I got a more secure job as a lab technician and was there for 10 years. I couldn’t get a drink at work so took to inhaling ethanol. My second son was born and I was still at it, getting drunk most days.

During the 1998 World Cup, I did my first disappearing act and went down to Cornwall. We argued when I got back and she was pregnant again.

I got a job as courier in London but I got into a few accidents and was lucky not to be breathalysed.

Then my daughter was born. I adored her. I said to myself, “I’ve got to stop” but I just carried on.

We got married but things were bad. I wasn’t paying bills and was getting loans. We had a mortgage. Then my wife was pregnant again. Another son.

The Mrs found out about the unpaid bills. She told me I was an alcoholic, but I was in denial. I left the family home completely, got a new job as a chef and lived above a bar. Six months later, we got back together. I never understood why she had me back.

We moved to Norwich. It was a new adventure for me – new pubs to explore. I got a job in a pub with unlimited access to alcohol. I didn’t come home a lot of the time – used to go back to work late at night, with workmates, when lines were being cleaned to drink slops.

One night, I went to a party. I can’t remember much but I woke up on the beach. That’s when my family life finished.

Moving around

Moving – or being moved – to places across the UK became part of my life.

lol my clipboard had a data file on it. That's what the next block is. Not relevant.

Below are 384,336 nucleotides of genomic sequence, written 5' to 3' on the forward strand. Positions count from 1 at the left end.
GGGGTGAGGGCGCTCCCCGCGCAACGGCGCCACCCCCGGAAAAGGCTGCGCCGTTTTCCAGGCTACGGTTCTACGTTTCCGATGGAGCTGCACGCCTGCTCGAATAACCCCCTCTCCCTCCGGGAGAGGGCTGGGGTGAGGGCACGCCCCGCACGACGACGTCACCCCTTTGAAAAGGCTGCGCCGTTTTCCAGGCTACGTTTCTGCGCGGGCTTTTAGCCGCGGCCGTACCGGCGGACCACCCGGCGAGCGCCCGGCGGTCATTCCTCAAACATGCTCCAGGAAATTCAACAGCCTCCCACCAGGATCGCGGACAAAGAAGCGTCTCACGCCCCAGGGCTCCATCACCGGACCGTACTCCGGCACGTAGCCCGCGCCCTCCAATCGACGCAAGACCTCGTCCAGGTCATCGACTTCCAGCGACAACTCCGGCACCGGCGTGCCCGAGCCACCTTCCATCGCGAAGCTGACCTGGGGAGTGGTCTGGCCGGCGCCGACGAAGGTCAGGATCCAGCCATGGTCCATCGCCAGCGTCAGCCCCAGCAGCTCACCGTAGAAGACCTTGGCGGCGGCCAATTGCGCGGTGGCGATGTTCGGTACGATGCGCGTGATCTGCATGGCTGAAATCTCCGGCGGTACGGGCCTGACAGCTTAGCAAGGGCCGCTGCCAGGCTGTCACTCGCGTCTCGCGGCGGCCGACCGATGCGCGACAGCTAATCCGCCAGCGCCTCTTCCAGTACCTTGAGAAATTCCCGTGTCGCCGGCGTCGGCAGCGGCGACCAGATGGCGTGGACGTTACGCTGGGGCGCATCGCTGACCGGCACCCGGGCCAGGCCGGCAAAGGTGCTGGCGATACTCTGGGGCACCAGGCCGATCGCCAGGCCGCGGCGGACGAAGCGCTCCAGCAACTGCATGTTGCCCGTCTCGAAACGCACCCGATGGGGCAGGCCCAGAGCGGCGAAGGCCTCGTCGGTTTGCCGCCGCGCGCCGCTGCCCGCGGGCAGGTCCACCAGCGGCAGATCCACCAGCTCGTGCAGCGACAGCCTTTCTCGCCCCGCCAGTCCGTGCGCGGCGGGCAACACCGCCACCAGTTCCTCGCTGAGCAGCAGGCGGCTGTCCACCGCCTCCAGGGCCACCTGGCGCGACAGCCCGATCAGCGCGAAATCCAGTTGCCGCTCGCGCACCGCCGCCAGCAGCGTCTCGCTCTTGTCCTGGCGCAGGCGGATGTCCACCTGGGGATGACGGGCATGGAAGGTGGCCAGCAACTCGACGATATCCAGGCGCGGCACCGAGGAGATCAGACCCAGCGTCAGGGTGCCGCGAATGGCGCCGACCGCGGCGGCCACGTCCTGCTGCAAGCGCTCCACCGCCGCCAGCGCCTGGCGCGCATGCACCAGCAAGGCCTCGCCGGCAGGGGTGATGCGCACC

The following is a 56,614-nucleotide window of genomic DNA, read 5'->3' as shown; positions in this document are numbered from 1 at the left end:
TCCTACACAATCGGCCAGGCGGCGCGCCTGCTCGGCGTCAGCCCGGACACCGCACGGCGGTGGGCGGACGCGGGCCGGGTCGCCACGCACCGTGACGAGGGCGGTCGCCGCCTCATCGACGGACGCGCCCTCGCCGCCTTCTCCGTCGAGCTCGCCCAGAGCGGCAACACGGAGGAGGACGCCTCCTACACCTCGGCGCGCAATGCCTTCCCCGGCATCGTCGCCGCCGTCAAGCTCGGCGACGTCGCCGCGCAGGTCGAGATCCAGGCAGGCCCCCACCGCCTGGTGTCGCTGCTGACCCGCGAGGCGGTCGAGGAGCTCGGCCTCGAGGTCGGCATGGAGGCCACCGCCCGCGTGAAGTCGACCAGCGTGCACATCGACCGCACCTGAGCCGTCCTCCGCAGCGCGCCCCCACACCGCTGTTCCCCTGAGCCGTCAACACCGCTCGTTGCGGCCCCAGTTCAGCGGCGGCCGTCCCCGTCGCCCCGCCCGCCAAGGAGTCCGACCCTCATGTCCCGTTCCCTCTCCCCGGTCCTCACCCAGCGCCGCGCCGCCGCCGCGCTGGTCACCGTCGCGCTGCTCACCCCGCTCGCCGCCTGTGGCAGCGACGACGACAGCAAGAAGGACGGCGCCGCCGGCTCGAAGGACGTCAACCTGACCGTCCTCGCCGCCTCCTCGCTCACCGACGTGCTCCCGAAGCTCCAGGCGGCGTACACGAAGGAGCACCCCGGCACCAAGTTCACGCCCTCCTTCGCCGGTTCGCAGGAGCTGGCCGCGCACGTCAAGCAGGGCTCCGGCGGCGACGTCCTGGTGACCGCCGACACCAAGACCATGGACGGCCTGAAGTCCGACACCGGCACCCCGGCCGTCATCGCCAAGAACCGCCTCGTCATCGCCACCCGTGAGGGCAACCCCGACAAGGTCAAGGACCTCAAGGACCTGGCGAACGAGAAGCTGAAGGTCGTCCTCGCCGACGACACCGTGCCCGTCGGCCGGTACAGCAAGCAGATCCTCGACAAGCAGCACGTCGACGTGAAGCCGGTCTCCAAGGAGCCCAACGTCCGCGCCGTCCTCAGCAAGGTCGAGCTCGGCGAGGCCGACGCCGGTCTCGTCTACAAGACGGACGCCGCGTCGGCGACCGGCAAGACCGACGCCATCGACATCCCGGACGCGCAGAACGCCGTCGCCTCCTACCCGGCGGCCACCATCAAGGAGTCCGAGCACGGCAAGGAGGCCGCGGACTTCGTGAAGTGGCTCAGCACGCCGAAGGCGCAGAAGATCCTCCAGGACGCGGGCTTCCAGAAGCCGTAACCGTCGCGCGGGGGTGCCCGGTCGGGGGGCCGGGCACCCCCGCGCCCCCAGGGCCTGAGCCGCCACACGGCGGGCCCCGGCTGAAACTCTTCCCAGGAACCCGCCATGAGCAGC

I was getting more aggressive when I couldn’t get a drink and my whole life was unmanageable – I ran out of money, set up tabs in various pubs and did a runner.

I lived in Cornwall for a while, working in a chippy, where it was party, party, party. I set up another bar tab and disappeared when they wanted the money. I walked to Scotland – working and sleeping rough so I had money for alcohol. I got into a fight and was put in a psychiatric hospital for two weeks in Perth.

I was a mess now. It didn’t help that I was bounced around everywhere between Bristol,

Scotland, Plymouth and Wales. It seemed easier to give me a train or bus ticket to bounce the problem somewhere else, rather than actually help me.

I got into a cycle of moving into a dry hostel but carrying on drinking, getting aggressive, causing criminal damage and going to jail from Cornwall to Scotland and everywhere in between.

Entering Wales, I followed the same pattern – getting drunk, sleeping rough, always ending with a stint in jail and getting moved on to be somewhere else’s problem.

The jail system